[Charles Darwin, from his autobiography. (1876)]
Sadly, Darwin confused species variations with species transformations. Natural selection works to make changes in species characteristics but not in creating new species.
Captain Fitzroy also gave Darwin a copy of Lyell’s book, Principles of Geology, while they were aboard the Beagle. Darwin discovered a geological perspective of uniformitarianism where the slow layering of the earth’s surface occurred over many geological ages. This impacted his thinking about both geology and biology. Humboldt already connected geography with biology and Darwin continued to fuse the two branches of science into one idea of the slow development of both.
As Darwin put his notes together in his diary he had an entry titled Zoonomia showing his thinking on the subject at hand. Darwin was slowly embracing the idea of evolution even though he had previously been a student of natural theology and could have been called a Creationist (a modern term) while in school.
Darwin’s ‘aha’ moment reportedly came during his voyage to the Galapagos Islands off of South America. There he saw the variation of species that made him wonder how that could have occurred. He combined the ideas of species variation with the idea of transformation (E. Darwin and Lamarck), with population dynamics (Malthus), with bio-geography (Humboldt), and with long geological time (Lyell) to present his own view of natural selection. Natural selection was Darwin’s explanation of the variation of species that he presented in his book, On the Origin of Species, by Means of Natural Selection, or the Preservation of Favoured Races in the Struggle for Life (1859). His work focused on the origin of speciation and not on the origin of life.
Darwin’s career as a theology student conflicted with his new theology of natural selection. After publishing his Origins, Darwin wrote his friend Charles Lyell telling him about his conflict of soul.
…thinking of the many cases of men pursuing an illusion for years, often & often a cold shudder has run through me & I have asked myself whether I may not have devoted my life to a phantasy.
[Darwin to Lyell (23 November 1859)]
Lyell had not accepted the notion of Lamarkian transformation theory when he first wrote Principles of Geology but he finally supported Darwin’s transformationist view in his Origins. This gave Darwin some relief but as he said, he was torn in his own mind about whether this idea of natural selection was true. In fact, natural selection is true only for species variations but false for species transformations.
As noted previously, Darwin used a philosophical tool of science (Induction) to present (not prove) his thesis of natural selection. As such he organized his ideas around a materialist approach to the origin of species without the influence of God (the Holy Spirit). To Darwin the selection of species that would survive required no action from an active Creator. The mechanism of species variation/transformation was therefore material and not spiritual. And instead of divine selection for species variation, Darwin’s approach was natural selection. Ultimately, Darwin’s natural theology was natural selection that was materialist not spiritualist (Wallace, etc.).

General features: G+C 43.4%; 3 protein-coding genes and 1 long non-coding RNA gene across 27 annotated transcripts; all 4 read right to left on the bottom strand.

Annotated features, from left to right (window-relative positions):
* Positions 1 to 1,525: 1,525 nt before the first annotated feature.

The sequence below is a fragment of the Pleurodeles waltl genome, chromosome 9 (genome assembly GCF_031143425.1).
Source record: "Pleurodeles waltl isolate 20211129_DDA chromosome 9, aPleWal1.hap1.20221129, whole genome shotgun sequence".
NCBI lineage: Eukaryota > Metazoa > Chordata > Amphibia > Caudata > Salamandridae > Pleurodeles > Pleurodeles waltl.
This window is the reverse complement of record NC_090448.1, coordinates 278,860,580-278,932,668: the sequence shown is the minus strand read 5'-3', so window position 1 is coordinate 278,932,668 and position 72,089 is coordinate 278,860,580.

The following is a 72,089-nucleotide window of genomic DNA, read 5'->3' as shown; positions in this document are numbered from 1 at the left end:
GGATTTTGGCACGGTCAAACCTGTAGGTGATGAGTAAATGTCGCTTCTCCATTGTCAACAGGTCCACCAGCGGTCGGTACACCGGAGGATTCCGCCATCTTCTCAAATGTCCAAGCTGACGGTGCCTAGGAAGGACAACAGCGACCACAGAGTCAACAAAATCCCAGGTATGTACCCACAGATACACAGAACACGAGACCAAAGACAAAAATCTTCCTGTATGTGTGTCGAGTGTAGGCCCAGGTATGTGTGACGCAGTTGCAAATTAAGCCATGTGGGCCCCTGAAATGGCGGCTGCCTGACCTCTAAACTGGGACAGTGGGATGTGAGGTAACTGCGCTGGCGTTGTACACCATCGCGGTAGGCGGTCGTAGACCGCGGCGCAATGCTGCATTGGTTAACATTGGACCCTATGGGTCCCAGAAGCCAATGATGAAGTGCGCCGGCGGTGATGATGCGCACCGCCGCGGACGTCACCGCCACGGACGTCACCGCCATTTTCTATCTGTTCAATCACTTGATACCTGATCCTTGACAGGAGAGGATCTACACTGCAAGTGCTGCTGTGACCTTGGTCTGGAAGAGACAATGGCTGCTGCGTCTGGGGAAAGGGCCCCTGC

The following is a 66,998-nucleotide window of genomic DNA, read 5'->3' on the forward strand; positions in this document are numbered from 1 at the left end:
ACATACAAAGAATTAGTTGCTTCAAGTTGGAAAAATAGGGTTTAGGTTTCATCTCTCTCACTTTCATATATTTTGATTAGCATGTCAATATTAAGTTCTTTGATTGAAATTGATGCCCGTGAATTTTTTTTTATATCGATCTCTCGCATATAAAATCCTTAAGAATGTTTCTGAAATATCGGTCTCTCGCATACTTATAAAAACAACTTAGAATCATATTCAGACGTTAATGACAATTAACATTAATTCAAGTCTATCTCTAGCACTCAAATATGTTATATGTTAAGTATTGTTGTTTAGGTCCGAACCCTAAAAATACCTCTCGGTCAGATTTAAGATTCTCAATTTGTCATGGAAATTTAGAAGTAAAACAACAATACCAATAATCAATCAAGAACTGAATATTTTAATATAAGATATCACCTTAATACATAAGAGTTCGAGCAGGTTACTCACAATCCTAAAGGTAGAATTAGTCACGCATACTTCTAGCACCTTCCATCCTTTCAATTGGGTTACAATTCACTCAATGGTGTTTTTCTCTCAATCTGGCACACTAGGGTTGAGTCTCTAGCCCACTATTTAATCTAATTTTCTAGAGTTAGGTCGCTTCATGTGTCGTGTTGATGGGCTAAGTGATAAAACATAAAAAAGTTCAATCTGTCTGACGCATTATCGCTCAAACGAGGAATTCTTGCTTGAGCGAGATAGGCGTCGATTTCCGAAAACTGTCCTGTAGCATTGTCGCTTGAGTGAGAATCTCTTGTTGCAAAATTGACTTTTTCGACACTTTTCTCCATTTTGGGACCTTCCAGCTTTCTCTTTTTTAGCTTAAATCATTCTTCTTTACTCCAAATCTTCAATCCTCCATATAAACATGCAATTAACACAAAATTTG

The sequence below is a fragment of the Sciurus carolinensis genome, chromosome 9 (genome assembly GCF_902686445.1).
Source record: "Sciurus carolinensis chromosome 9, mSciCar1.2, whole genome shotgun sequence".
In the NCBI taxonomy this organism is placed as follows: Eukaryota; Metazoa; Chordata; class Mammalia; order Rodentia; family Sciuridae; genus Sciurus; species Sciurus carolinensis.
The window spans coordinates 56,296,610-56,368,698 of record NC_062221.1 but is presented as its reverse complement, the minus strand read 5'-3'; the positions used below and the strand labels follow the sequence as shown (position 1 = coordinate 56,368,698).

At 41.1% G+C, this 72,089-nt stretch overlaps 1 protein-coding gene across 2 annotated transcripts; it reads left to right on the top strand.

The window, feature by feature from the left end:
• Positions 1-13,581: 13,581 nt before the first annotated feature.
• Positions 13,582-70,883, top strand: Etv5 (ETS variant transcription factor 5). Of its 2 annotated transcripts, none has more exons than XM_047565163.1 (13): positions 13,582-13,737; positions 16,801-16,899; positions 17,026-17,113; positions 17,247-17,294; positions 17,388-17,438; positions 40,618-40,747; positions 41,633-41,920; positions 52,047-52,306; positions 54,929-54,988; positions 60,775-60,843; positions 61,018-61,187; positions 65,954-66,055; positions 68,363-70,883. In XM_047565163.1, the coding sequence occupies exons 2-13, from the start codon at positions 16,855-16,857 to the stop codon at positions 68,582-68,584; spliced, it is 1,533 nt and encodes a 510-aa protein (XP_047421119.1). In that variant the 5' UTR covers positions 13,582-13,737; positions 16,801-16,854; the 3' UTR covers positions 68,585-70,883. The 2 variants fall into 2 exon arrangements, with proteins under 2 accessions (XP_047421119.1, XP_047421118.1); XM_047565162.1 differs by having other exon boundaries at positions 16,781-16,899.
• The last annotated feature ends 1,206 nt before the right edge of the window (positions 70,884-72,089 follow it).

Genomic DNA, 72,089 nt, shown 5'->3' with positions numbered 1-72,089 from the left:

Today many people believe in evolution following the work of Charles Darwin. However, most people do not know that what they believe in is a form of natural theology. In fact, Charles Darwin is the most famous of the natural theologians who never rejected a belief in God; Darwin was not an atheist. Many people talk about evolution as being atheistic but it began with a theistic viewpoint without the active agency of God; theistic evolution was Darwin’s viewpoint. However, as Darwin did not require God to make changes to species in time and space, atheists embraced the new theology of Darwin’s materialism and have since turned evolution into the religion of atheism.
In the early 20th century, the Modern Synthesis worked to remove any vestige of spiritualism (Wallace, etc.) from the theory of evolution. The ideas of vitalism, entelechy, and teleology were removed and rejected as having no place in the materialism of modern Darwinian evolutionary theory. However, instead of removing them, they have been replaced with self-complexity, self-organized criticality (SOC), autocatalysis, and hyper cycles. These modern explanations of increased complexity in life forms from simple forms still bear the emblems of the earlier spiritualized ideas of vitalism, entelechy, and teleology. Instead of removing the spiritual ideas that comprised 19th century evolutionism, they traded it for the ideas of 20th century materialism. Materialism is a central element to Darwin’s natural theology.
Sadly, Darwin never proved his philosophical thesis of evolution empirically. His own cousin, Francis Galton, disproved the idea of pangenesis, which Charles Darwin thought was the mechanism of evolution. Pangenesis, however, was originally the thesis of Erasmus Darwin, the grandfather of Charles Darwin and Francis Galton; so Galton actually disproved his grandfather’s idea. And to date, all Neo-Darwinists have also failed to prove their ideas of evolution empirically, resorting to philosophical arguments instead to substantiate it.
The theology of Darwin is a widely held belief in the modern world. Although God is active in the affairs of man and nature (aka the world), evolution leads people to reject this in the minds of some. While natural selection can explain the variations of characteristics within a species it cannot explain species transformations. There have never been any observed transformations of species in nature or the lab and Darwin’s failure was not recognizing that species can mutate but do not trans-mutate. Darwin’s idea of Origins of Species and Natural Selection was original to him but having removed God from the daily life of nature and mankind opened the doors to theological error. His theology remains a central part of modern society and thinking but has been rejected by those who view his theology as without foundation in either the Bible or science. As a theology, evolution is heresy. As a science, it is philosophical without empirical foundation. All-in-all, it simply is not true for species transformations.